I had been here in Thailand for some time when the first shipment of my books arrived. Precious cargo indeed. Many, like nomadic children, had followed me from my home in California to my new home in the state of Veracruz, Mexico. Then more than a decade later they had reversed the process and patiently waited in California for eventual shipment to Thailand, on the other side of the planet.
But one book in particular carried its own special secrets.
In 1973 I purchased “In My Own Way”, the autobiography of Alan Watts. During the 60’s and 70’s I lived in Mill Valley’s Blithedale Canyon, on the densely forested slopes of Mount Tamalpais. It was there on one of my evening walks that I first met Alan, and later had the pleasure of having a number of conversations with him. We had a number of things in common, not the least of which was a mutual near obsession with oriental culture and Zen Buddhism in particular. He had written extensively about Zen, and in mid-50’s I had spent a year as a Buddhist monk at the Soto Zen Eiheiji Temple in western Japan.
As with many of my books I had underlined favorite passages and made specific page notations in the back of the book. Some years later I discovered that this particular treasure had disappeared. And when I attempted to replace it, I was informed that it was no longer in print.
More than 20 years later, in 1997, during the summer vacation from the university in Mexico where I was teaching, I visited friends in Sebastopol, California. While poking around in a used bookstore I ecstatically discovered a used, slightly battered copy of ‘In My Own Way’. As I rapidly flipped through the pages it smelled slightly musty, but pleasant.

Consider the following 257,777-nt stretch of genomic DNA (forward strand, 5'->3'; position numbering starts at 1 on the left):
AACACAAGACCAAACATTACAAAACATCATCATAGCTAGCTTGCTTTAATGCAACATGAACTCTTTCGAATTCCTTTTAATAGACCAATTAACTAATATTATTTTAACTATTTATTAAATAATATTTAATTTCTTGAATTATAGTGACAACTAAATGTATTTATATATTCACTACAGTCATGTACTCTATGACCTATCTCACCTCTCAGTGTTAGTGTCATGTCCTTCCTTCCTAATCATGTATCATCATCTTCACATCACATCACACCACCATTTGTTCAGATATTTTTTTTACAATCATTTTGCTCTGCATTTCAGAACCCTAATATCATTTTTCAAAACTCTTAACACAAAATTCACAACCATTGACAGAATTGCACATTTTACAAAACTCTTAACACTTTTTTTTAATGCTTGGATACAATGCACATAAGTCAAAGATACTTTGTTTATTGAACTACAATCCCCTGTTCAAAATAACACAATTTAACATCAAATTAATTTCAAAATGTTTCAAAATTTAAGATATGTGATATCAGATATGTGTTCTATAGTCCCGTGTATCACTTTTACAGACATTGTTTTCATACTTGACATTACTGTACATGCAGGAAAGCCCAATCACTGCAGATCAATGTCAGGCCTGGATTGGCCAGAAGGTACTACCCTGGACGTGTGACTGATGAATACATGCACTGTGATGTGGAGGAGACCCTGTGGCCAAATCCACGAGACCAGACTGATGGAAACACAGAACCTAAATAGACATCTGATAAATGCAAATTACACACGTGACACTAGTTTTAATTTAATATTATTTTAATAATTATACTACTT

Later that evening I opened to the familiar last chapter ‘The Sound of Rain’ and discovered on page 422 that someone else had been taken by, and marked a particular passage which I had encountered during my reading many years before. In reference to the chanting of Zen sutras Alan had written:
“For the antiquity and mystery of those gongs and the chant is not so much from a backward direction in time as from a vast depth inside the present, from a level of my own here-and-now being, as ancient as life itself. … Why do Buddhist rituals and symbols evoke in me a sensation of the mysterious and the marvelous far more enthralling than any Christian equivalent, more even than astronomical revelations about the scope of distant galaxies?”
And at the bottom of the page there was the penned note, “Remember this?” It was in my handwriting and was in reference to one of our conversations. It was at that moment, like the flash of a mini-Satori, that I realized that though I now lived in Mexico thousands of miles distant, and countless years had intervened, I had somehow wandered into a previously unknown bookstore some 50 miles from where I had peviously liived and lost this book and encountered the very same book that I had lost an untold number of years before.
Of course when I found it at the bookstore earlier in the day, I could have opened to the inside cover where my name was written as bold as life itself. I can still sense Alan, who loved a humorous story or good joke, slyly and enigmatically, from whatever realm he might now be inhabiting, smiling down at me.
[a reposting of my 2004 article at the insistence of a bibliophile friend]